Cost Rrp £175/$330. Got mine new for £70 off ebay uk and another pair for £20 used.
Weight 954g (10.5 UK) + 86g Sole insoles
Good points Available over half price new on ebay uk; round toe box avoids toe-mashing blisters; chunky, gimmick-free Vibram tread; no membrane so will dry quickly and won’t get hot; with heat-contoured Sole footbed these boots are as comfortable as you can expect for something with minimal padding taking 120-kilo loads.
Bad points Feel heavy and clompy, but then they are classified as a heavy-duty military boot; OE removable insole was truly rubbish; like an over-inflated moto tyre, the stiff sole (in an impact sense, not flex) tends to skate or roll off loose stones where softer soles would conform and grip.
Used for UK packrafting, motorbiking and a two-week walk with packraft in SW Turkey.
After about a year’s use including a recent two-week walk along the Turkish coast with my packraft I think I’ve finally settled on some packrafting boots that are up to negotiating rough cross-country terrain but can also recover well from getting soaked.
For ages I was looking among the mainstream boot makers in outdoor shops for something with a loose-stone proof sole but without a breathable membrane. To me this whole membrane business in boots is the biggest trick since Kaiser Soze convinced us he was a figment of our imagination. Once a boot goes in the water over the top (in Scotland it can happen) all the king’s Gore-Tex and all the king’s men won’t keep Humpty’s boots dry. In fact I think Gore-tex and the like will merely prolong the drying process even when the GTX membrane fails as it surely will in something as abused as a boot.
As the name suggests, the Elites are something all the major boot manufacturers in the US and Europe have been banging out since the invasion of Iraq. I don’t want you to think I flit around in camo-gear forever ‘checking my exits (well not since my teenage years) but you have to admit the best military gear is made to serve a purpose rather than look fashionable in a logo-over your-back-right shoulder kind of way. I did try some very similar Meindl Desert Fox boots and years ago (before the wars) had UK-bootmaker Alt-Berg sponsor me a custom desert boot (right) for an ambitious ride into the desert before these types of boots acquired military connotations.
Significantly on this Turkish walk where I drank up to 3 litres a day and still got in parched, I never felt the compulsion to air off and cool down my feet at lunch time. I didn’t even think about it and when you consider the terrain, load and temps that’s quite a testament to all-day comfort.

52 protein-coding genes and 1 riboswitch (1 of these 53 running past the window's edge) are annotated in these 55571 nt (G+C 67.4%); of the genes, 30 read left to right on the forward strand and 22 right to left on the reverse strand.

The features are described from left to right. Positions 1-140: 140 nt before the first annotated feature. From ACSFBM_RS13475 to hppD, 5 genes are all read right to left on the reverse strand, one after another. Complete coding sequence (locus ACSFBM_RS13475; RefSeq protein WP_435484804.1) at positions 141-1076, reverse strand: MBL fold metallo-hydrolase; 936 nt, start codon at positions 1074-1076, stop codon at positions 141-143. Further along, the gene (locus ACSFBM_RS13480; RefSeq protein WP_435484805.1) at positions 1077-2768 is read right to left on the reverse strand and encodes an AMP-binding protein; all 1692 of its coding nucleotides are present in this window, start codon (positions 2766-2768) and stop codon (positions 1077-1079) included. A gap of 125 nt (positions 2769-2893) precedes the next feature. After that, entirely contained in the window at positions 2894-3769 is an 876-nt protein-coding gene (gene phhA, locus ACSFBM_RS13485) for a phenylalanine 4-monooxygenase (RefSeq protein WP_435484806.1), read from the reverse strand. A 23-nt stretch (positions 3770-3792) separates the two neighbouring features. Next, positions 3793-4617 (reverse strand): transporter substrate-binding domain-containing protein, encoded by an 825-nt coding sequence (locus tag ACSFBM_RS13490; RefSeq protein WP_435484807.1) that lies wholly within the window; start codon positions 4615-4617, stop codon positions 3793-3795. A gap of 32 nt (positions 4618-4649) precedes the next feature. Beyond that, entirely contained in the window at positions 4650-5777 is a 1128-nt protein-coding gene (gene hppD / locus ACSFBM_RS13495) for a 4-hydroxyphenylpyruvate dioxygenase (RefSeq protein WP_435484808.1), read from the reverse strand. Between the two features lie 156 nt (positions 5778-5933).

No other boot I’ve owned could have managed that, though I’m sure the gallingly expensive Sole heat-moulded footbeds (left) contributed greatly to that all-day comfort. With them and the inside of the boot’s sole there’s virtually no cushioning; all you have is what spring there is in your socks and the flesh on your feet. Sure it was good to take them off at the end of a long day, but then so it was with the pack and everything else I wore.
The only time my feet got into the red zone and I felt blisters coming on was while walking with another guy who moved pretty fast over the sharp, weathered rocks and loose stones which required full concentration and packstaff support. I kept up just, but it was an uncomfortable pace. Luckily I knew that afternoon would end for me with a paddle to the village. Next day I set of again in the boat across the lagoon and then resumed dawdling along at my own pace and my feet felt fine.
It’s not all rosy in the Lowa Elite squadron though. One problem I had with the boots was their tendency to skate on loose rocks and there were plenty of those on the Lycian Way. All walkers I met found the terrain challenging at times (trip report coming) but I must admit I lost confidence in my walking ability on some of the rubble-strewn coastal side slopes where thorny overgrown scrub often exacerbated the difficulties to force me off balance or to stoop. These stumbles set off old injuries in my legs which I usually manage. I couldn’t have managed without my packstaff (left). The fastest walkers I encountered were all using twin poles.